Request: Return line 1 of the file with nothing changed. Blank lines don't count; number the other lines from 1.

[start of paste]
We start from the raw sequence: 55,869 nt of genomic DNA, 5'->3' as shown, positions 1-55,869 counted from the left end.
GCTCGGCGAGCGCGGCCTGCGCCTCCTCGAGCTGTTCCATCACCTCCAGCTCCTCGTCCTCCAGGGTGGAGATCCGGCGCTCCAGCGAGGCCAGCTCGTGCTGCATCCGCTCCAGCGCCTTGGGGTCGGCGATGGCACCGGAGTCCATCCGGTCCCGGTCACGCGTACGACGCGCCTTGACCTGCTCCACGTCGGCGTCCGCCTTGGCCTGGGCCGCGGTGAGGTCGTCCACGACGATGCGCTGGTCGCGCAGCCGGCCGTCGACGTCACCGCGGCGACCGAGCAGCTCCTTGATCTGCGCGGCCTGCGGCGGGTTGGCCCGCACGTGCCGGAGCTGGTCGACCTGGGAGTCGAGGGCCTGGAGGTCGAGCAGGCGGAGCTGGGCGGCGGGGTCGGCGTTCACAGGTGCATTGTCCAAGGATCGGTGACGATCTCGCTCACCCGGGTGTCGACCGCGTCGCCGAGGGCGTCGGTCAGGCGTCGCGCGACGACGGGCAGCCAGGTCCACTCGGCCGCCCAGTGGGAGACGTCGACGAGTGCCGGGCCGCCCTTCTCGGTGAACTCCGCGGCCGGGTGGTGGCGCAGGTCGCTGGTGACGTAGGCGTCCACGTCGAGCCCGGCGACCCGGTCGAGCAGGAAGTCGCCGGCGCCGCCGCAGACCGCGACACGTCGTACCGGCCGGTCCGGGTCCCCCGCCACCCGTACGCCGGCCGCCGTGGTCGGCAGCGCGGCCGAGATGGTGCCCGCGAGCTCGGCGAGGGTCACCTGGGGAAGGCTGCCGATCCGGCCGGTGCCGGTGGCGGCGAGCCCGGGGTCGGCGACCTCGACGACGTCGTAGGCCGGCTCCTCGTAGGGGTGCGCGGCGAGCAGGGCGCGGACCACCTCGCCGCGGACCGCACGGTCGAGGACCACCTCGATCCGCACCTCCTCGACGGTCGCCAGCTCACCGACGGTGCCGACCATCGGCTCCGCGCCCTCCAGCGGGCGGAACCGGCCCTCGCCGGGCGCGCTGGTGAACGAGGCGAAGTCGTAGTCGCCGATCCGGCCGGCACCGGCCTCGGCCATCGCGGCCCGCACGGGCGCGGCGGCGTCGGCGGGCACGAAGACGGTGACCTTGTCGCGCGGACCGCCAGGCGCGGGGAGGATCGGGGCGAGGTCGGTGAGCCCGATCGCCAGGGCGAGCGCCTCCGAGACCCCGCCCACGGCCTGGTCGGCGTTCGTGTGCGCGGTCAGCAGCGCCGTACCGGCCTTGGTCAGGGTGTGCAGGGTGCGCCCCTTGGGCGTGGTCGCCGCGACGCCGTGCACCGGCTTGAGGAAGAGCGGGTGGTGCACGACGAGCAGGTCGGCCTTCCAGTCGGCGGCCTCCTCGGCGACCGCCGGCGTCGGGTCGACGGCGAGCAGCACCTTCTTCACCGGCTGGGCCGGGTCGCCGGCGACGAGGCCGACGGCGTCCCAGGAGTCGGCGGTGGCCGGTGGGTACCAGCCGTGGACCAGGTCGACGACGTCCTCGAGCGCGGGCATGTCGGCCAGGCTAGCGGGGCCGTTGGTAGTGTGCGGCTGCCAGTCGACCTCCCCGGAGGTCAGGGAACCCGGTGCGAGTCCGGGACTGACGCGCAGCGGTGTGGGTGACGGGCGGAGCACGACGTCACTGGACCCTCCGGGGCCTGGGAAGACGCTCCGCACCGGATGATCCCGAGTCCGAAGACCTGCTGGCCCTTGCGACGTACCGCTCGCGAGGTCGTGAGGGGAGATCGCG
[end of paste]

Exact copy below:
We start from the raw sequence: 55,869 nt of genomic DNA, 5'->3' as shown, positions 1-55,869 counted from the left end.